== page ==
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Mumbai: The top management of Financial Technologies (India) Ltd (FTIL), the parent of the crisis-ridden National Spot Exchange Ltd (NSEL), need to be more thoroughly investigated by the police, the Bombay high court said on Wednesday.

The court was hearing an anticipatory bail petition filed by Maneesh Pandey, a subordinate of Amit Mukherjee, former assistant vice-president of business development of NSEL. Pandey’s anticipatory bail hearing has now been adjourned for two weeks. He will, however, have to present himself before the economic offences wing (EOW) of Mumbai police. Mukherjee was arrested on 9 October.

“Judge Sadhna Jadhav has directed EOW to target the top management in the NSEL scam instead of the mid-level employees of the spot exchange," said Ketan Shah, an aggrieved investor of NSEL, which is facing a 5,574.35 crore payment crisis.

In a related development, a Mumbai court on Wednesday rejected the bail plea of Nilesh Patel, managing director of NK Proteins Ltd, one of the biggest defaulters of NSEL. NK Proteins owes about 964 crore to NSEL. Patel, who was arrested by the EOW on 22 October, is the son-in-law of NSEL’s former chairman Shankarlal Guru, who resigned his post on 19 August.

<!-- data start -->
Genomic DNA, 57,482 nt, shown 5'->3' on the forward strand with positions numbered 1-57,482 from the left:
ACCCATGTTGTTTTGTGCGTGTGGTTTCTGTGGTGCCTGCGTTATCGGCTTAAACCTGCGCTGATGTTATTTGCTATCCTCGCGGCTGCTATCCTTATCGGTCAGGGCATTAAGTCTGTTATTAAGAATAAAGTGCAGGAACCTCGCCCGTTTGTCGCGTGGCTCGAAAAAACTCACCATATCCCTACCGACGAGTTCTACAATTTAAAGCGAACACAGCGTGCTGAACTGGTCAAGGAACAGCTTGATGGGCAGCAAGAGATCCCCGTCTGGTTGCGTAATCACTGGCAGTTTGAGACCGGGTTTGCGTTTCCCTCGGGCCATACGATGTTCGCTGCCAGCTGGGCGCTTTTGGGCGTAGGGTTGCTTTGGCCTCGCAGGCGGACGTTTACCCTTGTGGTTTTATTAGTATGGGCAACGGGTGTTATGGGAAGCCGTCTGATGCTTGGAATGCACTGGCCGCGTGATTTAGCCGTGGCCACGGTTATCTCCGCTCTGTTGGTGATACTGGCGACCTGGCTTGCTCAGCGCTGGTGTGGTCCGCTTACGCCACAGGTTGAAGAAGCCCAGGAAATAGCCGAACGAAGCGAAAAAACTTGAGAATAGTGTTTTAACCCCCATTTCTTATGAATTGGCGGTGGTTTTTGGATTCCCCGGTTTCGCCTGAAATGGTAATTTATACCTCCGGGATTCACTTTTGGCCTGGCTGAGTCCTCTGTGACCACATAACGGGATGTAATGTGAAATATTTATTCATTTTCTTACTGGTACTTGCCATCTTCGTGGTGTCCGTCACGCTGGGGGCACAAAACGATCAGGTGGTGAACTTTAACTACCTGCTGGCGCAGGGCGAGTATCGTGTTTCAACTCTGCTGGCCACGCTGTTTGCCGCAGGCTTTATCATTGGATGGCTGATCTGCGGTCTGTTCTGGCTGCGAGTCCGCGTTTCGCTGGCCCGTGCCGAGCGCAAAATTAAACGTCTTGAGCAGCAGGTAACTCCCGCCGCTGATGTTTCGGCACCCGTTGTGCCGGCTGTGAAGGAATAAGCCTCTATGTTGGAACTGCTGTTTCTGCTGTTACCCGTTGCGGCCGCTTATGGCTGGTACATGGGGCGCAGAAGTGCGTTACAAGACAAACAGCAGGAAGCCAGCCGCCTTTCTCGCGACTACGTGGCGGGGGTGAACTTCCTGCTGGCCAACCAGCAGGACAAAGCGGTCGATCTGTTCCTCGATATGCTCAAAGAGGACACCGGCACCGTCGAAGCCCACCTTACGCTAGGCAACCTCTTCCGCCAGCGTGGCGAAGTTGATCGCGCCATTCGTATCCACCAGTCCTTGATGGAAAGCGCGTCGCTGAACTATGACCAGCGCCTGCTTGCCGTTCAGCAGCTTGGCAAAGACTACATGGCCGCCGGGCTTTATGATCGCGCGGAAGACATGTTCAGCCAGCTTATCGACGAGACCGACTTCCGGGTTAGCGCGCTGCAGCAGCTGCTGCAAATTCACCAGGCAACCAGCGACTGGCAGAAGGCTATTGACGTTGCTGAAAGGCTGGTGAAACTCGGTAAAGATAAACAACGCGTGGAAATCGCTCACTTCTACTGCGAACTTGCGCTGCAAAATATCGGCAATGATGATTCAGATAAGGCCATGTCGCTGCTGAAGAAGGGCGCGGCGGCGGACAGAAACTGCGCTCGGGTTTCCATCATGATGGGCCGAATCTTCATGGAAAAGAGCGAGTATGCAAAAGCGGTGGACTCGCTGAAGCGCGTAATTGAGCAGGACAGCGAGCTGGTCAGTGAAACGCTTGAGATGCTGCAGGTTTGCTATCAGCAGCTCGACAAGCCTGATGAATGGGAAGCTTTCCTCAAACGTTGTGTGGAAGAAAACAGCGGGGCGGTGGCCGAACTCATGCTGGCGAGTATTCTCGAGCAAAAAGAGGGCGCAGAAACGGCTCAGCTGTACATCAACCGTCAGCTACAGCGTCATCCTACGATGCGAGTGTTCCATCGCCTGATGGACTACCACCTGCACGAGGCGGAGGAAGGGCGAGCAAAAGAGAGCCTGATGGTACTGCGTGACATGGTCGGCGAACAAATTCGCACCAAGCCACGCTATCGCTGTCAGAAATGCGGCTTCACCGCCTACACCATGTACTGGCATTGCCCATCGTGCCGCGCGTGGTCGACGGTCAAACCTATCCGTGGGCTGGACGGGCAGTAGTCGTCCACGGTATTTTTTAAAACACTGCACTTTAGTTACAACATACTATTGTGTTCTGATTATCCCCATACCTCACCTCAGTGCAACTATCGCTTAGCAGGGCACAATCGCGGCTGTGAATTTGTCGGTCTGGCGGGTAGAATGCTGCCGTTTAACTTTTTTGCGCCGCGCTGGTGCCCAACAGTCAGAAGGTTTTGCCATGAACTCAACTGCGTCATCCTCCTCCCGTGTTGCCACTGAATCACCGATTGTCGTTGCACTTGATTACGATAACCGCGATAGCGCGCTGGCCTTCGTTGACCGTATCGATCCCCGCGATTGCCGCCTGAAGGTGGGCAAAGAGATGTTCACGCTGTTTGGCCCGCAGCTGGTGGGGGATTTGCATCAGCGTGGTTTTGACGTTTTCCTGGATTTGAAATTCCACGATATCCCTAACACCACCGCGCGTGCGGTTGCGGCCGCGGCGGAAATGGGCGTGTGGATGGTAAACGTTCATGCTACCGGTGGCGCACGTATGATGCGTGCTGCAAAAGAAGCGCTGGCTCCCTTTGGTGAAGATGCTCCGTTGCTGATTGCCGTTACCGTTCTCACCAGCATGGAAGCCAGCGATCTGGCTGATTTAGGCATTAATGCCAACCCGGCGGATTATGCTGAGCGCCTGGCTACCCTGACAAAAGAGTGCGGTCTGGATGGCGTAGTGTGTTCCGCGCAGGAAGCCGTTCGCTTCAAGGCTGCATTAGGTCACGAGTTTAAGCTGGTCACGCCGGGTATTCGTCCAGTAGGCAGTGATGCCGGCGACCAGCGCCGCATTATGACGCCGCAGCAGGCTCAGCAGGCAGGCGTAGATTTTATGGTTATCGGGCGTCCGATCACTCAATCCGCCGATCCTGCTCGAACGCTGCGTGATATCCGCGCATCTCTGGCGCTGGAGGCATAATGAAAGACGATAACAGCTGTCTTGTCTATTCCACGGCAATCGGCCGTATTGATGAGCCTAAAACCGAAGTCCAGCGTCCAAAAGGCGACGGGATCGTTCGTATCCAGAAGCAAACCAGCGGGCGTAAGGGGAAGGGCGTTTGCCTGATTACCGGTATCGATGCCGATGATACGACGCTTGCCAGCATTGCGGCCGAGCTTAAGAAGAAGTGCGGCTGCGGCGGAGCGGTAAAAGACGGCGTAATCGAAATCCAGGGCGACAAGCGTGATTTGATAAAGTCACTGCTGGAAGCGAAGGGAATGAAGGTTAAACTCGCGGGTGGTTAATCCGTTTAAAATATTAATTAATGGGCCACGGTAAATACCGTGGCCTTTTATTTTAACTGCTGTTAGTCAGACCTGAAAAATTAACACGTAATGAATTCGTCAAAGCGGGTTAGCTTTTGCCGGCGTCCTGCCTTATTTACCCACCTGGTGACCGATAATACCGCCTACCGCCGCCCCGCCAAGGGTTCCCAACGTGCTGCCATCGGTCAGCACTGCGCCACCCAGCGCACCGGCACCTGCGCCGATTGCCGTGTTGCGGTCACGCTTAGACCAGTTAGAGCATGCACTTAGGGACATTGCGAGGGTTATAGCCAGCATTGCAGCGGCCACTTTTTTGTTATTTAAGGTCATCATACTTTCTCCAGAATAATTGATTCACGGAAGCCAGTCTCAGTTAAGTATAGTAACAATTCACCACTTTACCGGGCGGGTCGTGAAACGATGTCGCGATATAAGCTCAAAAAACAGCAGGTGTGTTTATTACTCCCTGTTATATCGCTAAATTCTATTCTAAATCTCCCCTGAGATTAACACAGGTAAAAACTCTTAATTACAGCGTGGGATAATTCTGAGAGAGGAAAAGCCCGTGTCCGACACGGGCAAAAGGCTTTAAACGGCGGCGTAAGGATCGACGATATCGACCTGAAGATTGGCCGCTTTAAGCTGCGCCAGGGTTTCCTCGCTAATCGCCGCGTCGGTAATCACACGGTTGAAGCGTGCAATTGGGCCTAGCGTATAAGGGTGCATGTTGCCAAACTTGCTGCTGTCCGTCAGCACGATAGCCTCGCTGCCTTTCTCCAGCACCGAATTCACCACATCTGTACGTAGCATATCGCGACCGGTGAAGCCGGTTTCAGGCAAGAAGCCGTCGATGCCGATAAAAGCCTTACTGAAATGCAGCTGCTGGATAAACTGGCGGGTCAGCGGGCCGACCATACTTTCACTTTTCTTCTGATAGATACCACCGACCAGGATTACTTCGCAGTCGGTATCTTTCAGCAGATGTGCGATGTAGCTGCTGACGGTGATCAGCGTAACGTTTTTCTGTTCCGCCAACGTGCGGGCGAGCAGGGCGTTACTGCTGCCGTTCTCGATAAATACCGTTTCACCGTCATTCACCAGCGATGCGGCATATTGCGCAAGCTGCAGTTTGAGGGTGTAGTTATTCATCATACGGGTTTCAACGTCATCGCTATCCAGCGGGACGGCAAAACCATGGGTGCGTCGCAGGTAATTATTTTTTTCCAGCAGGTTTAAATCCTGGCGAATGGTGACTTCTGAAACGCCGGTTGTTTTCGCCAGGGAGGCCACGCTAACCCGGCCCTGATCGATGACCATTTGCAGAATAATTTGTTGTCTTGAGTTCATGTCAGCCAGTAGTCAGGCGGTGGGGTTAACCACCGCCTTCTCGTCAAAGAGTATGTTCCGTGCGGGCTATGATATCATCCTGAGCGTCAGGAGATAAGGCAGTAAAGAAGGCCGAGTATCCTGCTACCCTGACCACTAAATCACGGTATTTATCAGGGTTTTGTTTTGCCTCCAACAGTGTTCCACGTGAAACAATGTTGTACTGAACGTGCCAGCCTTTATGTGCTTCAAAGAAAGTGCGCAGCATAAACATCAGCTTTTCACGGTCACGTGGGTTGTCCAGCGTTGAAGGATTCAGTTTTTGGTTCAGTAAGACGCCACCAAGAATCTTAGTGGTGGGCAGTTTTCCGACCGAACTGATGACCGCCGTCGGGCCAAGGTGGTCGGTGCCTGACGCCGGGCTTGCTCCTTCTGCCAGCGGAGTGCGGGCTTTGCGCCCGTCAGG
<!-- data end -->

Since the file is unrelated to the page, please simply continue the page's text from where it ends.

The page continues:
The crisis at NSEL came to light on 31 July when the exchange abruptly suspended trading in all but its e-series contracts. The e-series contracts were suspended a week later. The closure of trading may have been prompted by an instruction from the ministry of consumer affairs to the exchange, asking it not to offer futures contracts. A spot exchange isn’t supposed to do so, but NSEL was doing that.

NSEL tried to implement the change but because its appeal was to investors and members who were not interested in spot trades, it eventually had to suspend all trading. All trading on NSEL, it later emerged, happened in paired contracts, with investors, through brokers, buying a spot contract and selling a futures one for the same commodity. They pocketed the difference.

The entities selling on spot and buying futures were planters or processors and members of the exchange. It turned out there were only 24 of them, and they used the paired contracts as a way to raise easy money. When the trading was suspended, the investors were left holding contracts that the members couldn’t buy because they didn’t have the money to do so.

On 14 August, NSEL had proposed a payout plan, but it has been unable to stick to the schedule.

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